Publishing News | Oxford Publishing & Digital Media
The Association for Publishing Education (APE), Dissertation and Project Awards 2020 accepted admissions from all the universities that teach publishing in the UK. The winners were announced this April.
We congratulate Marie-Louise Patton (MA Publishing Media) for winning the award for the best project: titled A study of how Instagram enables independent magazines to reach niche markets as demonstrated by a new travel magazine concept, Bug.
In 2018 publishing students from Oxford Brookes, both postgraduate and undergraduate, won three out of the four available prizes, repeating the success in 2017 when three out of the four awards went to students from Oxford Brookes.
Here is a picture of colleagues in a team meeting this week via Zoom. Our office closed on Tuesday morning (24 March 2020) and we are all working remotely. Although we have had to suspend our programme of events, we are actively working on the remaining classes for this year, which have moved online. We send our good wishes to our network of alumni and friends around the world, and do get in touch if you are interested in studying with us next year – whether on campus or through distance learning.
We send our solidarity and best wishes to everyone around the world in these difficult times.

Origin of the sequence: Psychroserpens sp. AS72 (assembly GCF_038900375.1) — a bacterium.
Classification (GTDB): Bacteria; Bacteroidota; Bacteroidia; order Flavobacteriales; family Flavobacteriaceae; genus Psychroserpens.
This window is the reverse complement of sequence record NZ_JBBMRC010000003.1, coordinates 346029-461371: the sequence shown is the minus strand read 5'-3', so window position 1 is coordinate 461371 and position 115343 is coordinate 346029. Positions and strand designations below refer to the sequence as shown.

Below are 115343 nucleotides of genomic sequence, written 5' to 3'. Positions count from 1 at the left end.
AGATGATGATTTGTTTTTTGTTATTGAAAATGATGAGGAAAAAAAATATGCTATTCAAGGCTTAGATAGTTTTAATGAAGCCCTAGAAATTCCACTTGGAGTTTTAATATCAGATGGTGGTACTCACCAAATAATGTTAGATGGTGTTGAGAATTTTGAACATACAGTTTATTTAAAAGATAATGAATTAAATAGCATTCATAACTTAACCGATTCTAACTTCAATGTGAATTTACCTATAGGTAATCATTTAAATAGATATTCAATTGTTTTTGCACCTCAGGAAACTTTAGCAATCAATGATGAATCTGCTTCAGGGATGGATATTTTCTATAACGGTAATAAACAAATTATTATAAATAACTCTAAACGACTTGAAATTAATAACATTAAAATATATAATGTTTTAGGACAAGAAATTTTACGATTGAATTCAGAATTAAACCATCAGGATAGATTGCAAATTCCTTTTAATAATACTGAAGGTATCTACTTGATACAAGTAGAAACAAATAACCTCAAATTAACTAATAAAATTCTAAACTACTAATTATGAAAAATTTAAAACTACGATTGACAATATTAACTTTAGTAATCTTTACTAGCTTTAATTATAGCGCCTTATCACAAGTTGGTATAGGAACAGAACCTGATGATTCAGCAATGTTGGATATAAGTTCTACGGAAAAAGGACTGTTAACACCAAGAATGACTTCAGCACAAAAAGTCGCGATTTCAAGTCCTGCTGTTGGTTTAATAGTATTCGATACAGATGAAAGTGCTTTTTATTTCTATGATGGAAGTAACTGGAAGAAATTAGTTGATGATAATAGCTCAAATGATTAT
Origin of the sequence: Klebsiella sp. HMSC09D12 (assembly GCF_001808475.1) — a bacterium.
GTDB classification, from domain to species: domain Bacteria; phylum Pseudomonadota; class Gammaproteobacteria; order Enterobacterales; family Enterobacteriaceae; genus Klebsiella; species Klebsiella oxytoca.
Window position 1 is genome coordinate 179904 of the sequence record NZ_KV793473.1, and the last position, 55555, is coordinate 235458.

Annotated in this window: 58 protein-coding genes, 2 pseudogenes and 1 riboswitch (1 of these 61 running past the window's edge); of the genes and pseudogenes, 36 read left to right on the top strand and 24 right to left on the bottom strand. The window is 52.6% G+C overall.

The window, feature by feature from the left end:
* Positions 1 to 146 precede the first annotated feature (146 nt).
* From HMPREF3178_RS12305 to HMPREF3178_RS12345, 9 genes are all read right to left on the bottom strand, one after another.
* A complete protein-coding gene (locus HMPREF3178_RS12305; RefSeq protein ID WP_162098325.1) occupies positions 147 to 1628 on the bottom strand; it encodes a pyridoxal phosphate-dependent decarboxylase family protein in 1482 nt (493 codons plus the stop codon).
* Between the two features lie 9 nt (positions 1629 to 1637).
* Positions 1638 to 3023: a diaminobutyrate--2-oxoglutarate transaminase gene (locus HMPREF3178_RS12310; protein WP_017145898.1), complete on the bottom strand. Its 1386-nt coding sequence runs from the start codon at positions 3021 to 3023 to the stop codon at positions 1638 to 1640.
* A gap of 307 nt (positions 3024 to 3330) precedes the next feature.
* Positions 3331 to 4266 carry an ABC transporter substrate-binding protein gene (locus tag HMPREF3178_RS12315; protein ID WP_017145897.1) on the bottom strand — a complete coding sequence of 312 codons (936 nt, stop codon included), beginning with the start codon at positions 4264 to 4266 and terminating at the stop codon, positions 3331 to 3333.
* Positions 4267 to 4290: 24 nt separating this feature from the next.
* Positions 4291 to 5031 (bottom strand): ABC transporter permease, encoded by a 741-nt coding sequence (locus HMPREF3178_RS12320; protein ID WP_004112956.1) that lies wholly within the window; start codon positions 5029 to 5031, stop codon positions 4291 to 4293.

Recently, a number of classes and seminars on the MAs and BAs in Publishing at the Oxford International Centre for Publishing Studies have been concentrating on aspects of censorhip.
Students in the MA module Publishing and Language Issues presented work on the issues surrounding the publication of Sherry Jones's The Jewel of the Medina, while students in the MA and BA modules on the History and Culture of Publishing heard Steve Hare, collector of Penguin Books, talk about Penguin's involvement in the Lady Chatterley's Lover trial in 1960.
Students from the Oxford International Centre for Publishing Studies recently visited Bloomsbury plc at the invitation of Industry Advisory Board member and Deputy Managing Director of A & C Black, Jonathan Glasspool.
Becky Cook, a student on the MA in Publishing, reports on the day:
'To say that Bloomsbury is a well know publishing house is an understatement. For years they have been successful in trade fiction and non-fiction and have produced some of the best selling books in recent years. With the success of the Harry Potter series, Bloomsbury has become almost legendary, so when the trip to their offices in Soho Square was announced I jumped at the chance to visit.